4. States to which fundamental democratic means and principles such as the Constitution and elections are alien are hiding behind support for the democratic aspirations of the Syrian people to impose impractical and unacceptable conditions on them. In practice, they have interfered with efforts to work out a political solution to the crisis and dragged out the war for four years. Their hopes of securing a swift political victory have fanned the flames of violence and terrorism in the region and around the world and prolonged the crisis in Syria.
5. Formulating a process to end the Syrian crisis calls for attention to the root causes of the crisis and its persistence. So we believe any solution to the Syrian crisis should be based on the following principles:
A. The only way to solve the Syrian crisis goes through the views of the Syrian people. Foreign players should not speak in the name of the Syrian nation who is free and independent and does not need a custodian. Besides, gone are the times that nations needed guardians.
B. An immediate ceasefire to end bloodshed along with coordinated international efforts to take on terrorism and extremism is the first step in settling the crisis and paving the way for parallel measures in the future.
C. Instead of making efforts to interfere in Syria and impose their will, foreign players should stage an unconditional campaign against known Takfiri terrorists and help the Syrian government and opposition launch all-Syrian talks to set the stage for a political agreement to make national reconciliation a reality and work out an exit from the current crisis through the votes of the Syrian people.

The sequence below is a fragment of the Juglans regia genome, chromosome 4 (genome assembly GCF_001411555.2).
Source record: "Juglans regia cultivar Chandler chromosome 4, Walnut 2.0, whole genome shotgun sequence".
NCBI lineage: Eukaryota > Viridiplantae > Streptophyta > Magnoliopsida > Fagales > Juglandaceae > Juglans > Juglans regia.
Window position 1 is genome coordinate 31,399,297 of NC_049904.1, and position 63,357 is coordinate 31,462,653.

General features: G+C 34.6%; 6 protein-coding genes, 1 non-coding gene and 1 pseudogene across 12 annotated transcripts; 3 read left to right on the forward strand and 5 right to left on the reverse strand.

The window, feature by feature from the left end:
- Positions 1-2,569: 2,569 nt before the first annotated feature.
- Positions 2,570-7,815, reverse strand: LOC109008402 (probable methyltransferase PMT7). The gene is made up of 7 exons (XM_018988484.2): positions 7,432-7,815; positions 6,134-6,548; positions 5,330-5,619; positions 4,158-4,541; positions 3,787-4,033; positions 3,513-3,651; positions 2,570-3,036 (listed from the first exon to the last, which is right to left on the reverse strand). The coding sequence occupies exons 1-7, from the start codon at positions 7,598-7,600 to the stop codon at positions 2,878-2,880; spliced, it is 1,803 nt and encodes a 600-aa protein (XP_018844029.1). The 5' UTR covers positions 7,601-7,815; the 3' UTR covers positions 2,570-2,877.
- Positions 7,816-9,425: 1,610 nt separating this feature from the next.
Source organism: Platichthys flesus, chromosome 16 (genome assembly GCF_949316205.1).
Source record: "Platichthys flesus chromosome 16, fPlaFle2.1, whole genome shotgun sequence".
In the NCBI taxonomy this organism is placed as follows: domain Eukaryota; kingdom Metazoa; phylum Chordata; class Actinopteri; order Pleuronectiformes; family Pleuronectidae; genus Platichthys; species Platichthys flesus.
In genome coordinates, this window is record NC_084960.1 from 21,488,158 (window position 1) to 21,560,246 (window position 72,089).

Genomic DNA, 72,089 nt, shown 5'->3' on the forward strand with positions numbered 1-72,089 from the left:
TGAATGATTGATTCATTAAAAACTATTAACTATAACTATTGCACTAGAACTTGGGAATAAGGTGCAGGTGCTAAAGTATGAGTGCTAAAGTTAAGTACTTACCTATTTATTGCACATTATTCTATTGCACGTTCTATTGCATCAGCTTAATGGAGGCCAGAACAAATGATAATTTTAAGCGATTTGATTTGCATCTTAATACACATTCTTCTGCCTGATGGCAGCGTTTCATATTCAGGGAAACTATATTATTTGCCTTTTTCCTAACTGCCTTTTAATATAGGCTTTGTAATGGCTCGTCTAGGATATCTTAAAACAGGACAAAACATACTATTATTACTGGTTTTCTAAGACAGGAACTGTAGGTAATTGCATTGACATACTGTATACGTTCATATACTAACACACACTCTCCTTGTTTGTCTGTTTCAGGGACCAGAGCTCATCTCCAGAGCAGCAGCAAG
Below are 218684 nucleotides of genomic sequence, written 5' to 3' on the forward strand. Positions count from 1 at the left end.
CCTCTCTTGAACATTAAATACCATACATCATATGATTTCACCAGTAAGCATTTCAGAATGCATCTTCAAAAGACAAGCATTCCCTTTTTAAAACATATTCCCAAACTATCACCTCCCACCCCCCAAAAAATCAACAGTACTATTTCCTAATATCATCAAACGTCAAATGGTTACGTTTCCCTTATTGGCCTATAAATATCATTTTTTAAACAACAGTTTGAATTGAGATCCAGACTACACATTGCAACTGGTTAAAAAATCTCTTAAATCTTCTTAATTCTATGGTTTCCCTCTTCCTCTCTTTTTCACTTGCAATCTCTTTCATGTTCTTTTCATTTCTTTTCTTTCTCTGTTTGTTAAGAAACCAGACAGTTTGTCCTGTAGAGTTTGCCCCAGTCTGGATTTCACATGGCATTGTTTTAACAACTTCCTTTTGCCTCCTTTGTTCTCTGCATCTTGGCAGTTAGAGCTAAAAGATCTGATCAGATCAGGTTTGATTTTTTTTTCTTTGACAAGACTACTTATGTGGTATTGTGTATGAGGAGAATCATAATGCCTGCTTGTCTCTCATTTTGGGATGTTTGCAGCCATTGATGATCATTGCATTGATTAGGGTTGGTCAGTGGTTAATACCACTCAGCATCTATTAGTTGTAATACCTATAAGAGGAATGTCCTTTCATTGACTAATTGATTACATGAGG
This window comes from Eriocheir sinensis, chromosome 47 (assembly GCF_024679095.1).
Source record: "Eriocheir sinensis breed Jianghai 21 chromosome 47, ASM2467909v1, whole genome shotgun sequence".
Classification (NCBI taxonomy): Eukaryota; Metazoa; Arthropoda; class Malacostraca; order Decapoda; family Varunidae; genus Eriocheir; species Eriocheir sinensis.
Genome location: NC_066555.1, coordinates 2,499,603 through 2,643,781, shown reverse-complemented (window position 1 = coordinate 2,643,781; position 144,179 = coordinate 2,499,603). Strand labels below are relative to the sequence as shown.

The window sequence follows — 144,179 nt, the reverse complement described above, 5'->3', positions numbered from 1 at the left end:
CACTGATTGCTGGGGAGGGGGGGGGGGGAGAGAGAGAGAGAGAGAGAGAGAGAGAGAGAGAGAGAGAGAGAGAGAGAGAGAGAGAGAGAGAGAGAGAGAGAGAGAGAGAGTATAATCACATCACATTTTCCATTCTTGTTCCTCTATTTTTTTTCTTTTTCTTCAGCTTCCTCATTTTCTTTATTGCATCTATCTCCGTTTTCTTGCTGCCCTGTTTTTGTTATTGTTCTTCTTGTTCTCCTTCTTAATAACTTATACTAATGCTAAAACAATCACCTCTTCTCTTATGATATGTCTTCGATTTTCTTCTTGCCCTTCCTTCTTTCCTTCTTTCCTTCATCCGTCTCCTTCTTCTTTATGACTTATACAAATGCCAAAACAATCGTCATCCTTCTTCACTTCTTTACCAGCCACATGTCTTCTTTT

D. All players contributing to efforts to end the crisis should shelve their inefficient policy of making arbitrary use of terrorism and avoid distinguishing between good and bad terrorists.
Terrorism in all shapes and forms should be dismissed and players who have spent a lot on supporting terrorist groups and thus plunged the region and the world into instability and insecurity should discontinue their policies. To that end, the following take top priority: stopping the purchase of IS oil, preventing the transfer of its oil revenues and stemming the flow of foreign fighters [into Syria].
6. A united front in the fight against terrorism and parallel progress in talks to secure an all-Syrian deal can pave the way for departure from the current conditions and mark the beginning of the end of this massive tragedy.
7. In addition to inevitable military and security approaches, an effective long-term fight against terror requires an all-out social, cultural and economic drive. In the absence of such a push, military and even political solutions will remain temporary at best.
8. Also to that end, ending Islamophobia and desecration of Muslim sanctities in the West which have marginalized the Muslim community and caused indignation in its ranks is inevitable. In parallel, promotion of Takfiri mentality which is drawing huge investment in the name of Islam around the world should come to a halt.
9. In the meantime, until a political solution is nailed down, measures to meet the urgent needs of refugees, both internal and external, are inevitable.